How to Avoid Evil Roaming Charges on Cell Phones
On a train between Toronto and Montreal several years ago, I called ahead to confirm my expected arrival time. I spoke with a friend for about 20 minutes. I was prepared to pay long distance charges, which were 25 cents a minute at the time.
When the bill arrived, I gasped to see a $25 charge – $1.25 a minute.
It turned out there was a point near Cornwall, Ontario where Rogers does not have any cell towers. According to my bill, I was roaming on a U.S. network, even though I had not left Canada!
What is roaming, exactly? It's using a cellular network that doesn't belong to your carrier, and apparently you don't have to leave Canada to do it. When you make a call from anywhere outside your carrier's coverage, you are roaming and will pay higher rates on calls. Check your carrier's website for details, as these fees are negotiated with different partners in different countries.
All bets are off if your call is made on the network of a carrier not partnered with yours. Those minutes will be prohibitively expensive – and you usually have to pay for receiving calls, not just making them.So, how do you avoid mega roaming charges? The best way is to turn roaming off, but not all phones allow that. If yours doesn't, you may need a password from your cell provider to activate this feature. Check your manual for details; they are often buried deep inside multiple layers of menus.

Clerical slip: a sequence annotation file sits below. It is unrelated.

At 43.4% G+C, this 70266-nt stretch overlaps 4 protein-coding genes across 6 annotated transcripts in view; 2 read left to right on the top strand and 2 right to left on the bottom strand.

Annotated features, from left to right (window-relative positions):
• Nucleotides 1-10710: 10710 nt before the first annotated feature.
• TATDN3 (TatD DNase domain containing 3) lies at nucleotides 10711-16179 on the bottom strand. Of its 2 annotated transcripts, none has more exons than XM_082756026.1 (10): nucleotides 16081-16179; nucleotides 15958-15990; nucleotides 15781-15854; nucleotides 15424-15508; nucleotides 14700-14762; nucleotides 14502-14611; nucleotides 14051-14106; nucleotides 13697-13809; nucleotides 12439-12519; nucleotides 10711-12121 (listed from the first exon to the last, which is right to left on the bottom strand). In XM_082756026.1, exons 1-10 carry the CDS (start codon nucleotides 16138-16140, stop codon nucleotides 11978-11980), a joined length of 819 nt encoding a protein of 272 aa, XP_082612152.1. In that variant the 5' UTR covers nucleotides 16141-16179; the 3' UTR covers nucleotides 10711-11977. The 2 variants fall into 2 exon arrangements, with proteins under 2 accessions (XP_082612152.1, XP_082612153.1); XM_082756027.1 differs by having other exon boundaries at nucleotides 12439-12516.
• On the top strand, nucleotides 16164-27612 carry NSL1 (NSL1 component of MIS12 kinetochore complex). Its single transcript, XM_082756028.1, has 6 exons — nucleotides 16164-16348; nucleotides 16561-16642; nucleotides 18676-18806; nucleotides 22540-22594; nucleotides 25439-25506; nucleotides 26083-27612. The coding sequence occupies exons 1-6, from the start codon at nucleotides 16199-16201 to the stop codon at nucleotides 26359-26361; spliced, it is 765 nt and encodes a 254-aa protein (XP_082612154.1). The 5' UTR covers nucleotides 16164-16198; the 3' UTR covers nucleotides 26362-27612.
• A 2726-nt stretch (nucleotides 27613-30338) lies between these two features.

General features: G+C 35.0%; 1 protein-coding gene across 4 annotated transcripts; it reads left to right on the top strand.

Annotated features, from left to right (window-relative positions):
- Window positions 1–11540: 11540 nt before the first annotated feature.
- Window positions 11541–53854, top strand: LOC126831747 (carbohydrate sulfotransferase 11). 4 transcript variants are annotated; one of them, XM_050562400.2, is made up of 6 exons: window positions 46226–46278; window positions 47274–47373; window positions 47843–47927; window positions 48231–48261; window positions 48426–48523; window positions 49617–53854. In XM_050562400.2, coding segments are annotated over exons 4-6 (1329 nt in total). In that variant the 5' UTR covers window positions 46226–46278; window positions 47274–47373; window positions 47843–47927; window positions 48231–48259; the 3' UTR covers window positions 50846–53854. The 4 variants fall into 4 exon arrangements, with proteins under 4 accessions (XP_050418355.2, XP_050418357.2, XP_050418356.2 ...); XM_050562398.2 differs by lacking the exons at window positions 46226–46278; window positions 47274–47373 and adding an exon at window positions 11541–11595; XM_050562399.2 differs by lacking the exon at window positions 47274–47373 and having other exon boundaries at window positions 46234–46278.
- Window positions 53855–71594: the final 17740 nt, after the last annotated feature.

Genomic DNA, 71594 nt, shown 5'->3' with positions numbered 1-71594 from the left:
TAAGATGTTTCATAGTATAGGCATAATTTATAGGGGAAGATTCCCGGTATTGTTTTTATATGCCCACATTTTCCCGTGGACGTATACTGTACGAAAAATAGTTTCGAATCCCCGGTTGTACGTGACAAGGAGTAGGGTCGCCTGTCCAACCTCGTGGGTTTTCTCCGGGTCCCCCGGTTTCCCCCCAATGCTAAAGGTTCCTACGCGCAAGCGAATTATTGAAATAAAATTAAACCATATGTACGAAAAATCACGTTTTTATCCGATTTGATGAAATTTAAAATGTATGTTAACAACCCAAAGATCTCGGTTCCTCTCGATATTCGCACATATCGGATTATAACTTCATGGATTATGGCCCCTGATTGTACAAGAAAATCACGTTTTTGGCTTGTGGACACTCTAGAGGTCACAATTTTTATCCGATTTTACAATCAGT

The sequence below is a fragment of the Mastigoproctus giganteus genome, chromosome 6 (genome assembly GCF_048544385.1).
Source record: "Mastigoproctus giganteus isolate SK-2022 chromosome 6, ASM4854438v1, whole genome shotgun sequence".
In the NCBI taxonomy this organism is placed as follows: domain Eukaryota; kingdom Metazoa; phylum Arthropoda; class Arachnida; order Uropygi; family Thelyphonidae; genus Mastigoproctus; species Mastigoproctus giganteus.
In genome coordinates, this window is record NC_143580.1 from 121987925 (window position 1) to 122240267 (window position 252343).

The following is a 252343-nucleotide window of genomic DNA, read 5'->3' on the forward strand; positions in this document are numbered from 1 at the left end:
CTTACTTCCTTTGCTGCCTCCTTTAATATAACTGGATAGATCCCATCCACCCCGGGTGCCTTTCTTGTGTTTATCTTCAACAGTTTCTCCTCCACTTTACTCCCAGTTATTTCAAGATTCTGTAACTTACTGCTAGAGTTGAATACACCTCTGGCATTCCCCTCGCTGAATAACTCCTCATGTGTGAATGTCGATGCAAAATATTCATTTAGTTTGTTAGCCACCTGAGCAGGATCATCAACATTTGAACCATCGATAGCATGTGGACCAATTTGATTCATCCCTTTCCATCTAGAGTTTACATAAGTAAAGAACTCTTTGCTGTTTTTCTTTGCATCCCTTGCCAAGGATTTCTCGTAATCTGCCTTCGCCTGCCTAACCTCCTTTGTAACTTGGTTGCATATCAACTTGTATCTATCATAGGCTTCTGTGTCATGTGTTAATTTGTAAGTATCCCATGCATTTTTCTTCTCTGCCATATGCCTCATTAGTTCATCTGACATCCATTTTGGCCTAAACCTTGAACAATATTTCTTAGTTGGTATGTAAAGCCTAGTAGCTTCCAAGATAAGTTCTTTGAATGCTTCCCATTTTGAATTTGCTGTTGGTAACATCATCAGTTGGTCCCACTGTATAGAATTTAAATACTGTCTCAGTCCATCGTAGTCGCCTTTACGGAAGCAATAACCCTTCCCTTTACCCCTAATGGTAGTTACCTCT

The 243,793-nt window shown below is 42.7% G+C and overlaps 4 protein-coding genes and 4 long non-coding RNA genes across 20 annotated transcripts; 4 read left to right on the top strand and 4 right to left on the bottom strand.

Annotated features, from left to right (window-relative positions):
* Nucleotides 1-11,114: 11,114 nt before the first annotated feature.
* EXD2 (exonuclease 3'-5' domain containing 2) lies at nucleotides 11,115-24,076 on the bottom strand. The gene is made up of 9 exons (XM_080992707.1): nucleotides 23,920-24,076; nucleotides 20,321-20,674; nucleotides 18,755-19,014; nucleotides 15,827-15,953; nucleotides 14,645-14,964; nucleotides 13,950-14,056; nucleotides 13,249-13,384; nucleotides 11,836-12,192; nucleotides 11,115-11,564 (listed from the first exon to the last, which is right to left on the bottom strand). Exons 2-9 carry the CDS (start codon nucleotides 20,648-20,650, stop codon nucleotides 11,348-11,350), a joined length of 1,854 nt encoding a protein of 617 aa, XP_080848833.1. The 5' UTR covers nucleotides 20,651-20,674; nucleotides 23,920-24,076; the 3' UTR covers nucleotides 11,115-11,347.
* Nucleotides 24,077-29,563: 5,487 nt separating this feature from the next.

Some carriers will send a text message, telling you when you've left Canada. But they may not arrive in a timely manner. I've witnessed a delay of hours.
If you can't turn roaming off, before making a call check to see if you are on the network of one of your carrier's partners. This will appear somewhere on the face of your phone. Most big Canadian carriers have partners that offer their customers a reduced – though still expensive – rate to use their networks.
Bell, Rogers, and Telus sell packages for their U.S. partner's networks that you can buy before you leave. They're not cheap, but far less expensive than roaming.
Text messages and excess Internet usage can cost a king's ransom, even if you have a data plan. Three cents a kilobyte (kb) doesn't sound like much until you consider that even a short email is about five kb and costs 15 cents. And if you happen to use the Web, you can inadvertently end up paying as much as $187 for only 10 minutes, as one Toronto family recently discovered after a day trip to Buffalo.
If you're going to be out of Canada for an extended period, it may be worth the hassle of getting a local cell phone. Or, if you have an unlocked GSM phone, you can buy a SIM card with a local phone number.
Otherwise, restricting usage is the only fool-proof way to avoid roaming charges. Don't casually accept incoming calls. Find an Internet cafe to check email. Turn off data usage on your phone.
Your bill will benefit, big time, from the latter. So will your battery – it will last longer!